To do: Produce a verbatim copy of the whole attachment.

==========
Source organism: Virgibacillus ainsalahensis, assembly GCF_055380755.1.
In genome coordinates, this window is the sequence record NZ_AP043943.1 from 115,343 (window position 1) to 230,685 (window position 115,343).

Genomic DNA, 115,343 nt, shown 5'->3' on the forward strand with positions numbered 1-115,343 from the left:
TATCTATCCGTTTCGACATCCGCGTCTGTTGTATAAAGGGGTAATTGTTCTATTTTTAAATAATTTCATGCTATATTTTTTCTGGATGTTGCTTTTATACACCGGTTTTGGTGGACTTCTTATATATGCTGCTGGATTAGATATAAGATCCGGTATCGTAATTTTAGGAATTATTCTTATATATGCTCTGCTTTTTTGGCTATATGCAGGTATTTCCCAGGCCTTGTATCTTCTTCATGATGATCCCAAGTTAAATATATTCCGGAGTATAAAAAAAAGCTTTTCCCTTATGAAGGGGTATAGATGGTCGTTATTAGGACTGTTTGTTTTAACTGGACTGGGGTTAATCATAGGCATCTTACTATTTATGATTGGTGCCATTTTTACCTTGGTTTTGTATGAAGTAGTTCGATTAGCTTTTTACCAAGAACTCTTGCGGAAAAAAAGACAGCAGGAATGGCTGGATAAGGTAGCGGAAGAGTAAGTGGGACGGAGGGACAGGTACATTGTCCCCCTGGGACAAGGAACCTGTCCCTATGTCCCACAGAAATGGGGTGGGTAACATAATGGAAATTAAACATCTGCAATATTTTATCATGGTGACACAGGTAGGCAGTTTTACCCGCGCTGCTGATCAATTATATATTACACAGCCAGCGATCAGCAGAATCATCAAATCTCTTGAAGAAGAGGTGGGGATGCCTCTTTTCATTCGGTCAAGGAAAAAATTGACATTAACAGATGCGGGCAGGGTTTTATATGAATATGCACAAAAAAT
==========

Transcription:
Source organism: Virgibacillus ainsalahensis, assembly GCF_055380755.1.
In genome coordinates, this window is the sequence record NZ_AP043943.1 from 115,343 (window position 1) to 230,685 (window position 115,343).

Genomic DNA, 115,343 nt, shown 5'->3' on the forward strand with positions numbered 1-115,343 from the left:
TATCTATCCGTTTCGACATCCGCGTCTGTTGTATAAAGGGGTAATTGTTCTATTTTTAAATAATTTCATGCTATATTTTTTCTGGATGTTGCTTTTATACACCGGTTTTGGTGGACTTCTTATATATGCTGCTGGATTAGATATAAGATCCGGTATCGTAATTTTAGGAATTATTCTTATATATGCTCTGCTTTTTTGGCTATATGCAGGTATTTCCCAGGCCTTGTATCTTCTTCATGATGATCCCAAGTTAAATATATTCCGGAGTATAAAAAAAAGCTTTTCCCTTATGAAGGGGTATAGATGGTCGTTATTAGGACTGTTTGTTTTAACTGGACTGGGGTTAATCATAGGCATCTTACTATTTATGATTGGTGCCATTTTTACCTTGGTTTTGTATGAAGTAGTTCGATTAGCTTTTTACCAAGAACTCTTGCGGAAAAAAAGACAGCAGGAATGGCTGGATAAGGTAGCGGAAGAGTAAGTGGGACGGAGGGACAGGTACATTGTCCCCCTGGGACAAGGAACCTGTCCCTATGTCCCACAGAAATGGGGTGGGTAACATAATGGAAATTAAACATCTGCAATATTTTATCATGGTGACACAGGTAGGCAGTTTTACCCGCGCTGCTGATCAATTATATATTACACAGCCAGCGATCAGCAGAATCATCAAATCTCTTGAAGAAGAGGTGGGGATGCCTCTTTTCATTCGGTCAAGGAAAAAATTGACATTAACAGATGCGGGCAGGGTTTTATATGAATATGCACAAAAAAT